What to Know
- Under the plan, devices for people with mild-to-moderate hearing loss could be ordered online or bought over-the-counter at pharmacies and other retail stores.
- More than 37 million Americans, or 15% of adults, have trouble hearing, according to the FDA, but only about one-fifth of people who can benefit from hearing aids use one, with cost a big factor.
- Eventually, advocates predict the hearing aid market will resemble the what's available for eye care, where consumers can choose between drugstore reading glasses or prescription bifocals.
Health regulators on Tuesday unveiled their proposal to allow Americans to buy hearing aids without a prescription, a long-awaited move intended to make the devices more accessible to millions of people with hearing problems.
The Food and Drug Administration said the proposed rule would cut red tape that currently requires hearing exams and a prescription for people with mild-to-moderate hearing loss. Under the plan, the devices could be ordered online or bought over-the-counter at pharmacies and other retail stores.
The move follows years of pressure from medical experts and consumer advocates to make the devices cheaper and easier to get.
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More than 37 million Americans, or 15% of adults, have trouble hearing, according to the FDA, but only about one-fifth of people who can benefit from hearing aids use one.
Cost is a big obstacle. Between the device itself and fitting services, Americans can pay more than $5,000 to get a hearing aid from a medical specialist. Insurance coverage is very limited, and Medicare doesn’t pay for hearing aids, only diagnostic hearing tests.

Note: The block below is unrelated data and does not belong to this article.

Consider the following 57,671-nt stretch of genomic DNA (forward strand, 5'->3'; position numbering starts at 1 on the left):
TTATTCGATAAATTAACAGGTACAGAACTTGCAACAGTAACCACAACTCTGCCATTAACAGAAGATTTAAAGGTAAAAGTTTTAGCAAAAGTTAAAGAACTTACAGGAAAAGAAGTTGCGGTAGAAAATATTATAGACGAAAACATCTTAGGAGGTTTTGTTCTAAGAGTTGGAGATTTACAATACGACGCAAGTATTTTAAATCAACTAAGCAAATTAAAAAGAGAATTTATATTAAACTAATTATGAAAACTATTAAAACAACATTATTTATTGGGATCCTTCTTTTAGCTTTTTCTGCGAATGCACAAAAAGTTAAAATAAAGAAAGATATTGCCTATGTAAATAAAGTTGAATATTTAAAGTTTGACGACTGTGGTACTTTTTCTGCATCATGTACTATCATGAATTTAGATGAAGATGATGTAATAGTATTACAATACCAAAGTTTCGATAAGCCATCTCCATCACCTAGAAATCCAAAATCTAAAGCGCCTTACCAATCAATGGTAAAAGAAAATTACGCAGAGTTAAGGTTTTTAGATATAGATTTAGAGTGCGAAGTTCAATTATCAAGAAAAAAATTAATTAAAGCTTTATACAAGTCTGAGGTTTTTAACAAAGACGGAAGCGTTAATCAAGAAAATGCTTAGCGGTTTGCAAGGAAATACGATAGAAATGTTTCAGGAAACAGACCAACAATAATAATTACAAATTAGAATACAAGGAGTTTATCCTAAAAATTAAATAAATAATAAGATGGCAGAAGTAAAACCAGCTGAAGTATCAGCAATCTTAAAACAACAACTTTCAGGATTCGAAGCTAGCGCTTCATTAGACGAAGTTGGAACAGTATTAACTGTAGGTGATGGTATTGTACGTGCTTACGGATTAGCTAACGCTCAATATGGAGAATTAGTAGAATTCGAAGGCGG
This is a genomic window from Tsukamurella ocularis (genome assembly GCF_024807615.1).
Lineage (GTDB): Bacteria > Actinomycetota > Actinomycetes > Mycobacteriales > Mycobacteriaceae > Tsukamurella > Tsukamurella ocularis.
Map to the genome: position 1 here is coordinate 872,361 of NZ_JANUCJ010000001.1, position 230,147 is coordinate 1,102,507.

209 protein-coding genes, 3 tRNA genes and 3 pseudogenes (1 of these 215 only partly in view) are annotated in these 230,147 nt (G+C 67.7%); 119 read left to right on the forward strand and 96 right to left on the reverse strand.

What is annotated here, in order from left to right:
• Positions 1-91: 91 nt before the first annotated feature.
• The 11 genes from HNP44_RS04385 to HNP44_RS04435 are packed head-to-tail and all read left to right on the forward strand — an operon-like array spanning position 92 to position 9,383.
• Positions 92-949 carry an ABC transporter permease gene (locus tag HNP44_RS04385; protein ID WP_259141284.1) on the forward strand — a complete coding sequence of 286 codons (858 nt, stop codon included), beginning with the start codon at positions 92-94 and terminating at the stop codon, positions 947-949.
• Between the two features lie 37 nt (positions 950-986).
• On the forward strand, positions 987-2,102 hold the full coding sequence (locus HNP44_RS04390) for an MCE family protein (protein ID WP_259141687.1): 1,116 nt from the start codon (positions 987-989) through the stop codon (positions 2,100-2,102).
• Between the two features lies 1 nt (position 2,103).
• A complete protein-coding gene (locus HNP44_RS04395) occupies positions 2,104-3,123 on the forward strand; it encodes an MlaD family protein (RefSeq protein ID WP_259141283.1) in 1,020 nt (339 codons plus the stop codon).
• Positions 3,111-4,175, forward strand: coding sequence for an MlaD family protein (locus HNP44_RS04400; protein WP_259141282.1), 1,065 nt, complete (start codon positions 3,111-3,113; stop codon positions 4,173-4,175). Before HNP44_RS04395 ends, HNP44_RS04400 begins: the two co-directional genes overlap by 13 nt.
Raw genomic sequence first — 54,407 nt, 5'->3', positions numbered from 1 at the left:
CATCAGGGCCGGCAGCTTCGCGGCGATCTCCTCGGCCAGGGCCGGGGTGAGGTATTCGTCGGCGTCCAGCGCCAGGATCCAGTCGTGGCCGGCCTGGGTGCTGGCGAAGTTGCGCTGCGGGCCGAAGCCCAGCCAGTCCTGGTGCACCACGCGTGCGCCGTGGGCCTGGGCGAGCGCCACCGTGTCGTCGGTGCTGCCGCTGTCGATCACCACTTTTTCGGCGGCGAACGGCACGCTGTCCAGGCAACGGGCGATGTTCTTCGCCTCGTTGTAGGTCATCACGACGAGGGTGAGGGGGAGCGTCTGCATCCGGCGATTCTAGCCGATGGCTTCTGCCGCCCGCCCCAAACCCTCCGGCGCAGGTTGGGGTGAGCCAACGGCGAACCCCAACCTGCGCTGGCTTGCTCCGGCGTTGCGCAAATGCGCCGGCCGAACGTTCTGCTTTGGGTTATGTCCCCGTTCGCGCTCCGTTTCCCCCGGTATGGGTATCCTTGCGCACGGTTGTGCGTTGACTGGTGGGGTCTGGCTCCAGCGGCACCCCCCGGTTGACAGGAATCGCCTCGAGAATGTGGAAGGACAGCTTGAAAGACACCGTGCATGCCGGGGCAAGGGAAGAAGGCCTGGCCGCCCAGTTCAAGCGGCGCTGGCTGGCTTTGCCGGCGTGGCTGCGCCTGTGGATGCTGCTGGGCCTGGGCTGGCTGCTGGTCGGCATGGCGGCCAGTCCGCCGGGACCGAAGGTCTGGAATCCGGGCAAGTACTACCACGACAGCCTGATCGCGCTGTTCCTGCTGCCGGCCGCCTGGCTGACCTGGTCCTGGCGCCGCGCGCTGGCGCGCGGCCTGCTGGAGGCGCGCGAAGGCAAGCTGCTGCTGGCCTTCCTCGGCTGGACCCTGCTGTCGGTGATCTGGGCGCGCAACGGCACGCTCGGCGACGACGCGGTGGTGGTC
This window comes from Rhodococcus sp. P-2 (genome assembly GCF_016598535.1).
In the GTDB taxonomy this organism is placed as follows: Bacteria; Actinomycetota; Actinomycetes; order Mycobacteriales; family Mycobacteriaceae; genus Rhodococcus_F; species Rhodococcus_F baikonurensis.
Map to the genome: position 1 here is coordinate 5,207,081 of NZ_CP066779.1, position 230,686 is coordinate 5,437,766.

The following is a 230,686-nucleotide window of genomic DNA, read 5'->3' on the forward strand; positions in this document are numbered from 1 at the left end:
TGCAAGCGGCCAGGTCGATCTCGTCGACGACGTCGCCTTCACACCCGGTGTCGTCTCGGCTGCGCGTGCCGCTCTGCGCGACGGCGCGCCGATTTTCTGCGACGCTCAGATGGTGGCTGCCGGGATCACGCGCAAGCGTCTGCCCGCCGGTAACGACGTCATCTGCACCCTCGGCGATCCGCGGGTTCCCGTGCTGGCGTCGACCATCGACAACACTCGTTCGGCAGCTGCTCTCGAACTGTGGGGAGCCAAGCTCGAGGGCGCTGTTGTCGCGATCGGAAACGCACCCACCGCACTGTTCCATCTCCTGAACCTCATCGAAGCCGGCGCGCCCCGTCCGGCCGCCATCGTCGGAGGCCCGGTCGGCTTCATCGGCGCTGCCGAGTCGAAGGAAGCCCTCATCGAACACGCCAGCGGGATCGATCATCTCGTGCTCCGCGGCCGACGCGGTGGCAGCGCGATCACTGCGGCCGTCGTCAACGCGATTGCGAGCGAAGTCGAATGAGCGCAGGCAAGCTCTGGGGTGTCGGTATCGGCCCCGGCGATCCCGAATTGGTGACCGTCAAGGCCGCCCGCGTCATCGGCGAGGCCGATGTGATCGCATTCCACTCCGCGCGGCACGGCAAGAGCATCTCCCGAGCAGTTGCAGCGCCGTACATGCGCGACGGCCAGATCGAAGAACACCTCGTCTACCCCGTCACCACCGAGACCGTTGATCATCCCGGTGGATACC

U.S. officials said Tuesday that the FDA change, when finalized, should spur competition and bring down prices.
“Reducing health care costs for everyone in America is a top priority,” said Health and Human Services Secretary Xavier Becerra. “Today’s move by FDA takes us one step closer to the goal of making hearing aids more accessible and affordable for the tens of millions of people who experience mild to moderate hearing loss.”
Consumer electronic companies for years have produced lower-cost “personal sound amplification” devices, but U.S. regulations bar them from being marketed as hearing aids and they do not undergo full FDA review.
For their part, hearing aid companies argue that professional expertise is required to pick the right device and adjust its settings to work properly.
Once the FDA rules take effect, traditional manufacturers are expected to begin selling cheaper, direct-to-consumer models. Eventually, advocates predict the hearing aid market will resemble the what's available for eye care, where consumers can choose between drugstore reading glasses or prescription bifocals.
The looser regulations would not apply to devices for people with severe hearing loss or for children. Additionally, the agency said over-the-counter devices would be required to have volume limits and other measures to help prevent injuries.
The agency will take public comments on its proposal for 90 days before finalizing the new rules.
Tuesday's announcement follows prodding from medical committees and Congress, which in 2017 instructed the agency to begin laying out a plan for over-the-counter hearing devices. Additionally, an executive order by President Joe Biden earlier this year set a timetable for the agency to take action.
The Associated Press Health and Science Department receives support from the Howard Hughes Medical Institute’s Department of Science Education. The AP is solely responsible for all content.